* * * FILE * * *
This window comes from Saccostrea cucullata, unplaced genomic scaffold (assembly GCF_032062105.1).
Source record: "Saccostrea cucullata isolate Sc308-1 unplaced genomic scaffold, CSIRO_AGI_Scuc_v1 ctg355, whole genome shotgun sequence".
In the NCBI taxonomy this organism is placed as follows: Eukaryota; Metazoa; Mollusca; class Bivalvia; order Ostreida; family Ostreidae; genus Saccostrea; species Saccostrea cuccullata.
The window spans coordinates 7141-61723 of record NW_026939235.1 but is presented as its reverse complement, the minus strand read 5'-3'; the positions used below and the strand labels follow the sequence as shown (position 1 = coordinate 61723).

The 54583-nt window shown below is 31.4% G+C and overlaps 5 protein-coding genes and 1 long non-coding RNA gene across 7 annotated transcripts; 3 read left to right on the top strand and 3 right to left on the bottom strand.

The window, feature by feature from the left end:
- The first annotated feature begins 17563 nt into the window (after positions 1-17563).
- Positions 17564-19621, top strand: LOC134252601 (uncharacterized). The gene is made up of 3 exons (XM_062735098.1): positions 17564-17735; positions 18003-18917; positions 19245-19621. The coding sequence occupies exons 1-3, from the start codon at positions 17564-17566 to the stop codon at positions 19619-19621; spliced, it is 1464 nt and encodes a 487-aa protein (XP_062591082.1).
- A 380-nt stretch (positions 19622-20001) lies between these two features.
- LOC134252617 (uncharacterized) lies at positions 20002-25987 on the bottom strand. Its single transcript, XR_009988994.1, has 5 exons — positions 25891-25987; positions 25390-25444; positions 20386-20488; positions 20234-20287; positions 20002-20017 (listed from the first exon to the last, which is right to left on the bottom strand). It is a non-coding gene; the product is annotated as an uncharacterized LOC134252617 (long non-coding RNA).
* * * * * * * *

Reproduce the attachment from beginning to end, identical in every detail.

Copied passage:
This window comes from Saccostrea cucullata, unplaced genomic scaffold (assembly GCF_032062105.1).
Source record: "Saccostrea cucullata isolate Sc308-1 unplaced genomic scaffold, CSIRO_AGI_Scuc_v1 ctg355, whole genome shotgun sequence".
In the NCBI taxonomy this organism is placed as follows: Eukaryota; Metazoa; Mollusca; class Bivalvia; order Ostreida; family Ostreidae; genus Saccostrea; species Saccostrea cuccullata.
The window spans coordinates 7141-61723 of record NW_026939235.1 but is presented as its reverse complement, the minus strand read 5'-3'; the positions used below and the strand labels follow the sequence as shown (position 1 = coordinate 61723).

The 54583-nt window shown below is 31.4% G+C and overlaps 5 protein-coding genes and 1 long non-coding RNA gene across 7 annotated transcripts; 3 read left to right on the top strand and 3 right to left on the bottom strand.

The window, feature by feature from the left end:
- The first annotated feature begins 17563 nt into the window (after positions 1-17563).
- Positions 17564-19621, top strand: LOC134252601 (uncharacterized). The gene is made up of 3 exons (XM_062735098.1): positions 17564-17735; positions 18003-18917; positions 19245-19621. The coding sequence occupies exons 1-3, from the start codon at positions 17564-17566 to the stop codon at positions 19619-19621; spliced, it is 1464 nt and encodes a 487-aa protein (XP_062591082.1).
- A 380-nt stretch (positions 19622-20001) lies between these two features.
- LOC134252617 (uncharacterized) lies at positions 20002-25987 on the bottom strand. Its single transcript, XR_009988994.1, has 5 exons — positions 25891-25987; positions 25390-25444; positions 20386-20488; positions 20234-20287; positions 20002-20017 (listed from the first exon to the last, which is right to left on the bottom strand). It is a non-coding gene; the product is annotated as an uncharacterized LOC134252617 (long non-coding RNA).